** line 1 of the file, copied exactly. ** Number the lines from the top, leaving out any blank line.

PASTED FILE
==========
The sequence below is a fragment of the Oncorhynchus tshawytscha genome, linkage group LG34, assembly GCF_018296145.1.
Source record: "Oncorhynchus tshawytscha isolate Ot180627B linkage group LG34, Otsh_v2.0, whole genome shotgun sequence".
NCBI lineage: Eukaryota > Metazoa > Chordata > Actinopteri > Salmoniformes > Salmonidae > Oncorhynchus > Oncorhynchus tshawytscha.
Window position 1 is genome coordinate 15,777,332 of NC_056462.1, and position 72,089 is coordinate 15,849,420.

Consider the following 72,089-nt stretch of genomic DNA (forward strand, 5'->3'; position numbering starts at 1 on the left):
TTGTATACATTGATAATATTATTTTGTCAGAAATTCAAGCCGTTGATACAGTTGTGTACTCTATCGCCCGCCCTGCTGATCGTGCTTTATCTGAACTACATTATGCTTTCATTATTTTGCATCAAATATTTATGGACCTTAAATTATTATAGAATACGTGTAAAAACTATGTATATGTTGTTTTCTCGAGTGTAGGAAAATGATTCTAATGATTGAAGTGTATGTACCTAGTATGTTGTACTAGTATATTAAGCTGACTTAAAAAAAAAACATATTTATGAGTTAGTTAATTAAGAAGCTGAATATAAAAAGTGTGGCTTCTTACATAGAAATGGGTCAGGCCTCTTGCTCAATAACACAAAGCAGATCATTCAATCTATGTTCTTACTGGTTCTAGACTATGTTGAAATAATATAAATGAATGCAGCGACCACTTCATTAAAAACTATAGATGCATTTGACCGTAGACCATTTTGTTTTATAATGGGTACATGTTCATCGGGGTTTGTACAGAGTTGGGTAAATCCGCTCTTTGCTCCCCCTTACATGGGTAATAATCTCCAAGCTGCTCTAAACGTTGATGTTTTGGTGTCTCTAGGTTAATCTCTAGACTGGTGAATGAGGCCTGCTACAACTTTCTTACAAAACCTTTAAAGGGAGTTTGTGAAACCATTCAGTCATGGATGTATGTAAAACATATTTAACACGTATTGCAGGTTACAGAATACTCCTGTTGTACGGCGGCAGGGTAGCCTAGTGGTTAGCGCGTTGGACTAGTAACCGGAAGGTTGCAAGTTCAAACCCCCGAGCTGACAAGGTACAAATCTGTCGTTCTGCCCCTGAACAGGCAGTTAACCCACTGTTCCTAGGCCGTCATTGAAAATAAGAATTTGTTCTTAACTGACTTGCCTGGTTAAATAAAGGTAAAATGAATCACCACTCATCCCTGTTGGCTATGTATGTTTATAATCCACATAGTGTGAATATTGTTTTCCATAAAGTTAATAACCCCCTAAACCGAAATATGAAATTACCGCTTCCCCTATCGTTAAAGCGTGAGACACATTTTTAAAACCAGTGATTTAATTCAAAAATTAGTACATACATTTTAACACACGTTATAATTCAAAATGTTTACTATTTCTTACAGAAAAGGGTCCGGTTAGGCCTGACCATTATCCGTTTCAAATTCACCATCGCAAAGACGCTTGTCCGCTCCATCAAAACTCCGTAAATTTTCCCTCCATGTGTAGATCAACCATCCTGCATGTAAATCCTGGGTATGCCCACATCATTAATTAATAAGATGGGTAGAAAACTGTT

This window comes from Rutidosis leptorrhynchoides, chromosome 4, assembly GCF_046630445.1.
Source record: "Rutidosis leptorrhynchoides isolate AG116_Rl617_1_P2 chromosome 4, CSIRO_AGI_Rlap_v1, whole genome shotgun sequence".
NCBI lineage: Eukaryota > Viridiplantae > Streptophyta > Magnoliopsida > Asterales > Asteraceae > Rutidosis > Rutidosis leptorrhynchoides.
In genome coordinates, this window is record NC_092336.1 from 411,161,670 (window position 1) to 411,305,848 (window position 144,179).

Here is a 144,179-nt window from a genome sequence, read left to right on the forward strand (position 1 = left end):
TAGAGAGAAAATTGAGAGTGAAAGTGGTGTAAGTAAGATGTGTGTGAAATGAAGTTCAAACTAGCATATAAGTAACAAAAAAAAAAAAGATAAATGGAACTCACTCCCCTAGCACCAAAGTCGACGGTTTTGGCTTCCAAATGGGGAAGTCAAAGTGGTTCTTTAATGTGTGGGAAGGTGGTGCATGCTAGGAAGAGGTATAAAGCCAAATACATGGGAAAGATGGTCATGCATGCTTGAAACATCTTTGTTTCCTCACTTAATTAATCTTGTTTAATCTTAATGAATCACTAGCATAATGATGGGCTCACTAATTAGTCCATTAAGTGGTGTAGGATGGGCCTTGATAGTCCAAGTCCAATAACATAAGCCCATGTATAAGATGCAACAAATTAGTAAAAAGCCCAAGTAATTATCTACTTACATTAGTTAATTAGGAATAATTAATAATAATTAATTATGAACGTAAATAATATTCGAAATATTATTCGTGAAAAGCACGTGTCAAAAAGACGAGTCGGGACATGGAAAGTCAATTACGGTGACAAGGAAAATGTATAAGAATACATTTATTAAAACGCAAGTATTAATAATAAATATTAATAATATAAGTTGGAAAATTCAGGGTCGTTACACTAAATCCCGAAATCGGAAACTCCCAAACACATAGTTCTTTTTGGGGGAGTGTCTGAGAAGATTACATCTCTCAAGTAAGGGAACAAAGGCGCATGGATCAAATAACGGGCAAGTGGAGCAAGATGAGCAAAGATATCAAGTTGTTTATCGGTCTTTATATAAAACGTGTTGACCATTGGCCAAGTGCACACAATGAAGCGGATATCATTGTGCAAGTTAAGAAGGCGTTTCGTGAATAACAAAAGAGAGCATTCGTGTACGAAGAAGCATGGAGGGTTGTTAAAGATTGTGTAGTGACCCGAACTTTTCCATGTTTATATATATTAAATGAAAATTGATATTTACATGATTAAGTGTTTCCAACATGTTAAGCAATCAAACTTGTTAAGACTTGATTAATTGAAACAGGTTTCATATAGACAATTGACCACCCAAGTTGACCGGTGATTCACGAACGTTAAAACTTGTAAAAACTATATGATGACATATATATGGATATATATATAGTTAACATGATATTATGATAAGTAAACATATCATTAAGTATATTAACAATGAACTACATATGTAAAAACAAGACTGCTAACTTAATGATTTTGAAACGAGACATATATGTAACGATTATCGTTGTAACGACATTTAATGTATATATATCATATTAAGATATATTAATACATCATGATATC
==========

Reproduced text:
The sequence below is a fragment of the Oncorhynchus tshawytscha genome, linkage group LG34, assembly GCF_018296145.1.